Ideology played a momentous role in modern Japanese history. Not only did the elite of imperial Japan (1890-1945) work hard to influence the people to "yield as the grasses before the wind," but historians of modern Japan later identified these efforts as one of the underlying pathologies of World War II. Available for the first time in paperback, this study examines how this ideology evolved. Carol Gluck argues that the process of formulating and communicating new national values was less consistent than is usually supposed. By immersing the reader in the talk and thought of the late Meiji period, Professor Gluck recreates the diversity of ideological discourse experienced by Japanese of the time. The result is a new interpretation of the views of politics and the nation in imperial Japan.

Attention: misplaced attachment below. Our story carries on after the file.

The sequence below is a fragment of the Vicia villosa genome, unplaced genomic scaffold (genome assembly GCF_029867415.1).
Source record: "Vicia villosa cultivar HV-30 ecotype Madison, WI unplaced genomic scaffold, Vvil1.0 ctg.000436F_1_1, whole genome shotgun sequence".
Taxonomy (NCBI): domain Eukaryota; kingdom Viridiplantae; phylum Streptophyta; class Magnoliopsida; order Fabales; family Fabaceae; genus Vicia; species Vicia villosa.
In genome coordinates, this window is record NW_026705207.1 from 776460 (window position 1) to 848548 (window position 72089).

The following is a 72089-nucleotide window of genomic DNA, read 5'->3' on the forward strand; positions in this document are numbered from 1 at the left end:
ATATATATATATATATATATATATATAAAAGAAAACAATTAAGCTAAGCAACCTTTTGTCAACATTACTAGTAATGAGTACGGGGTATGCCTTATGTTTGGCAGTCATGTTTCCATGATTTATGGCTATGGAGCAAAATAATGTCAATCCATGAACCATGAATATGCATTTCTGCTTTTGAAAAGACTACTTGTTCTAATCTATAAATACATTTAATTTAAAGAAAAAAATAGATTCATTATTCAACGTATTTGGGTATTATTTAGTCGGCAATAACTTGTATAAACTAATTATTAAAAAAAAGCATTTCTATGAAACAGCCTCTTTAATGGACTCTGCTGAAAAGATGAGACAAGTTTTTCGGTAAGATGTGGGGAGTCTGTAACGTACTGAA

"The narration and analysis of every page of the work reflect the author's brimming talent and make for extremely interesting reading. . . . This book . . . will become a lasting milestone in the study of the intellectual history of modern Japan."--Japan Quarterly
"[O]ne of the foremost works of American scholarship on Japan."--Sidney D. Brown, Monumenta Nipponka
"This is, in many ways, the best book on Meiji ideology we are likely to have for some time. It is written in flawless, often luminous prose, magnificently documented, and done with wonderful common sense and sound historical judgment."--Marius B. Jansen, Princeton University